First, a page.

Canadians want government to ‘beat the hammer’ on business in the fight against climate change
A growing number of Canadians do not believe in free market solutions and want the government to step in with stricter regulations in the fight against climate change.
New survey data, released Monday by the Canadian Center for Society Purposes (CCPC), revealed that Canadians’ attitudes towards corporate responsibility have changed over the past year.
According to the survey, two-thirds of Canadians now believe governments need to get tougher on Canadian businesses with laws, regulations and taxes to tackle issues of climate change and inequality.
The survey was conducted over the course of a week in May, among 1,500 Canadians. It follows an earlier poll, conducted last year, which found that growing numbers of Canadians are calling on government and business to do more to tackle social inequalities in Canada.
This feeling has increased dramatically as Covid-19 pandemic focused on, the latest findings of the investigation. More than ever, Canadians want governments to force companies to reduce their carbon footprints and tackle environmental issues.
“Canadians want a more equitable, inclusive and environmentally sustainable economic system,” said Brian Gallant, CEO of the CCPC and former Premier of New Brunswick. “They want to see the government knocking the hammer down on business as a necessity to make this a reality.”
Governments and businesses in Canada have faced many pressures to step up the fight against climate change.
Throughout the pandemic, the federal government has reiterated its promise to support big business in condition they strive to reduce their carbon footprint.
He also pledged to bring Canada to net zero greenhouse gas emissions by 2050, while many of the country’s biggest companies – even some of the biggest pollutants, including Suncor Energy Inc. and Air Canada – have followed suit.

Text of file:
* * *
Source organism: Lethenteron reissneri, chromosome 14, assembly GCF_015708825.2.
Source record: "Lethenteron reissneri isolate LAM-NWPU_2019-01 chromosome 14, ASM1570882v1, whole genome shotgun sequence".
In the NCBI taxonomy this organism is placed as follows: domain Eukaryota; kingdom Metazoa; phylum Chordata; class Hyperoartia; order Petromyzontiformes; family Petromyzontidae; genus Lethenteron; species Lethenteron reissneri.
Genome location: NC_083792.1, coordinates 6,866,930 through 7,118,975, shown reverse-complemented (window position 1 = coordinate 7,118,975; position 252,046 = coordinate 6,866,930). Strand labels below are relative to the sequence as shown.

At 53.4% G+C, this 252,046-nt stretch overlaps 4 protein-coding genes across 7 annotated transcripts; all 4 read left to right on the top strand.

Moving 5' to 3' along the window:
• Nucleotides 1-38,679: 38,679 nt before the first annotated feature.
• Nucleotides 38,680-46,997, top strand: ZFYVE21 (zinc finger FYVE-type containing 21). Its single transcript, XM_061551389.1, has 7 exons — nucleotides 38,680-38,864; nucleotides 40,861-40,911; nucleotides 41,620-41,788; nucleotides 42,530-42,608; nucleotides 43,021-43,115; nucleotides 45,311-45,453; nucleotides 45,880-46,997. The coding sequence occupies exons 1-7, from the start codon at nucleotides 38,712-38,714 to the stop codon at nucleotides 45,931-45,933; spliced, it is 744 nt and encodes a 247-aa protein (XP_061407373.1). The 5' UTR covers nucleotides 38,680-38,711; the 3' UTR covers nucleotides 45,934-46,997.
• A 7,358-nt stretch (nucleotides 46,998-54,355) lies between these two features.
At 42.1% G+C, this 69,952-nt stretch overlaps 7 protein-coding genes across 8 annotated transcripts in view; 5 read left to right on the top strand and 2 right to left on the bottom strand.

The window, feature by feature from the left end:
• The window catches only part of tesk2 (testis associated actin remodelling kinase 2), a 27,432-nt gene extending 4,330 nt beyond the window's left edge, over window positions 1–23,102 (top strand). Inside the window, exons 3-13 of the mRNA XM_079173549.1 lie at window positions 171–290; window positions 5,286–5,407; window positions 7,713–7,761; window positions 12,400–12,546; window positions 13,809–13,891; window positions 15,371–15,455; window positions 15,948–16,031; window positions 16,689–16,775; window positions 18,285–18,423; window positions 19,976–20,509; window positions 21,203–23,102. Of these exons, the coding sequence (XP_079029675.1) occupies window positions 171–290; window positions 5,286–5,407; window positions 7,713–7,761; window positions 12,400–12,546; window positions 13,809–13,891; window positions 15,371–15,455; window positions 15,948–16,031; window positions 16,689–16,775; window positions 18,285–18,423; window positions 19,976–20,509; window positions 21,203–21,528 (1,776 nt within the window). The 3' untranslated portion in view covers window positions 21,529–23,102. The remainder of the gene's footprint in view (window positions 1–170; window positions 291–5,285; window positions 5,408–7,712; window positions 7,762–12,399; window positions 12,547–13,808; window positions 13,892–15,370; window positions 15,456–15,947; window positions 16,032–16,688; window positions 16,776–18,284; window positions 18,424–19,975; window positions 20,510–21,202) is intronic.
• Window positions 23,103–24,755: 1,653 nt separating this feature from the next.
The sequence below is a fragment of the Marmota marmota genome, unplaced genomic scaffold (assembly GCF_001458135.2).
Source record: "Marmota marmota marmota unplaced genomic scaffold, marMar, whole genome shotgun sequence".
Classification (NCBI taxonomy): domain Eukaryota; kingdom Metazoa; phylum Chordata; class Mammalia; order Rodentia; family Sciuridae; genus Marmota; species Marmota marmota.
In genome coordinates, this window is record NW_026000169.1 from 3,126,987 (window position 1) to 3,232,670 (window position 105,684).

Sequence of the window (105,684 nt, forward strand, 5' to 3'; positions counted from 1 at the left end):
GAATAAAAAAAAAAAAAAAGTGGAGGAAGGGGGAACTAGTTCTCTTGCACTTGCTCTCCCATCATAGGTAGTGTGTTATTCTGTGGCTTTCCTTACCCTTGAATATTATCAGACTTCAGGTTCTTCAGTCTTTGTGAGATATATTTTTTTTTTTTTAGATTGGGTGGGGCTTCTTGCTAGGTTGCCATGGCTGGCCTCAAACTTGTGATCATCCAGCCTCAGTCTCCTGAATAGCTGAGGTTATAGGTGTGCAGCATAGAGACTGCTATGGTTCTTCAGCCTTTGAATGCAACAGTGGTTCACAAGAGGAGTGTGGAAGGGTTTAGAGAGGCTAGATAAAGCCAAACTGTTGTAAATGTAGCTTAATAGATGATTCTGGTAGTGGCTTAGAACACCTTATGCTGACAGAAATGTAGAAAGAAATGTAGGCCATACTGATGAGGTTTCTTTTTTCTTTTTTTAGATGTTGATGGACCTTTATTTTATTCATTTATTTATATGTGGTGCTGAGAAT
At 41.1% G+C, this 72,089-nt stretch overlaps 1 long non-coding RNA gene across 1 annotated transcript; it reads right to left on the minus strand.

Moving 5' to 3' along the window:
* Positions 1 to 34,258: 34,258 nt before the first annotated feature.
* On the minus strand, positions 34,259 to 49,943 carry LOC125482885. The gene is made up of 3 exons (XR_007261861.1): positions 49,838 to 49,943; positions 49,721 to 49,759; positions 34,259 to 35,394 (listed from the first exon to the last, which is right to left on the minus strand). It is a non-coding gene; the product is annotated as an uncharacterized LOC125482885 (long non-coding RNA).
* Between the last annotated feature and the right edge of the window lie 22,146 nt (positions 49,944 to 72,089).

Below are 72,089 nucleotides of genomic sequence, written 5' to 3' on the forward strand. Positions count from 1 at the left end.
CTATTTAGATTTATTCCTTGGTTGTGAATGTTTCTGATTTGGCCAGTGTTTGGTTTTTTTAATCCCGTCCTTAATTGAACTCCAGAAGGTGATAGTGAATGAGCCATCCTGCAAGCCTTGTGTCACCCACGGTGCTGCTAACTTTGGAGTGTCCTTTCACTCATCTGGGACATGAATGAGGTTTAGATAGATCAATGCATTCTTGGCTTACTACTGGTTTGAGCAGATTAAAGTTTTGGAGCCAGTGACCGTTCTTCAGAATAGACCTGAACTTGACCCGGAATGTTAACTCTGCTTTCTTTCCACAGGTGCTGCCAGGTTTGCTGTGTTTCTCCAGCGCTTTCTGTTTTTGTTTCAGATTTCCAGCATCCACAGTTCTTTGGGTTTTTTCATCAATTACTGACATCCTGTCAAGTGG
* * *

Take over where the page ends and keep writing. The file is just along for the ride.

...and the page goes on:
But setting goals is only a fraction of the battle, critics say.
Over the past three decades, Canada has set several targets to reduce emissions and has not yet met a single.
Studies have found that the country’s disproportionate carbon footprint, which comes largely from Canada’s oil and gas sector, is hampering the government’s net zero goals. And in Toronto and the Greater Toronto Area, carbon emissions are steadily increasing with no sign of decreasing.
Tonya Surman, CEO of the Center for Social Innovation, said the Toronto-based nonprofit has more than 300 startups in its membership dedicated to driving social change, many of which produce and market clean technology.
The organization’s environmental initiatives program, Climate Ventures, seeks to find solutions to the climate crisis through entrepreneurship.
“As the harsh realities of inequality and climate change become increasingly visible, other sectors are mobilizing to join the movement,” said Surman. “It’s a real ‘now or never’ moment.”
Despite pressure from the business community, the latest research from the CCPC indicates a growing impatience among Canadians to wait for business-led solutions.
Almost 60 percent of respondents said capitalism in Canada should be “reformed” to be more inclusive and sustainable, while 16 percent said they felt the system was broken.
Gallant said the responses marked a rejection of hope that the country’s problems will be solved through free market innovation.
“The message is clear: there is an appetite for government intervention,” Gallant said. “And if you’re in the business of business and think this is the right approach, then great. But if you don’t, then we would say now is the time to step up, proactively, before governments really feel compelled to force companies to act.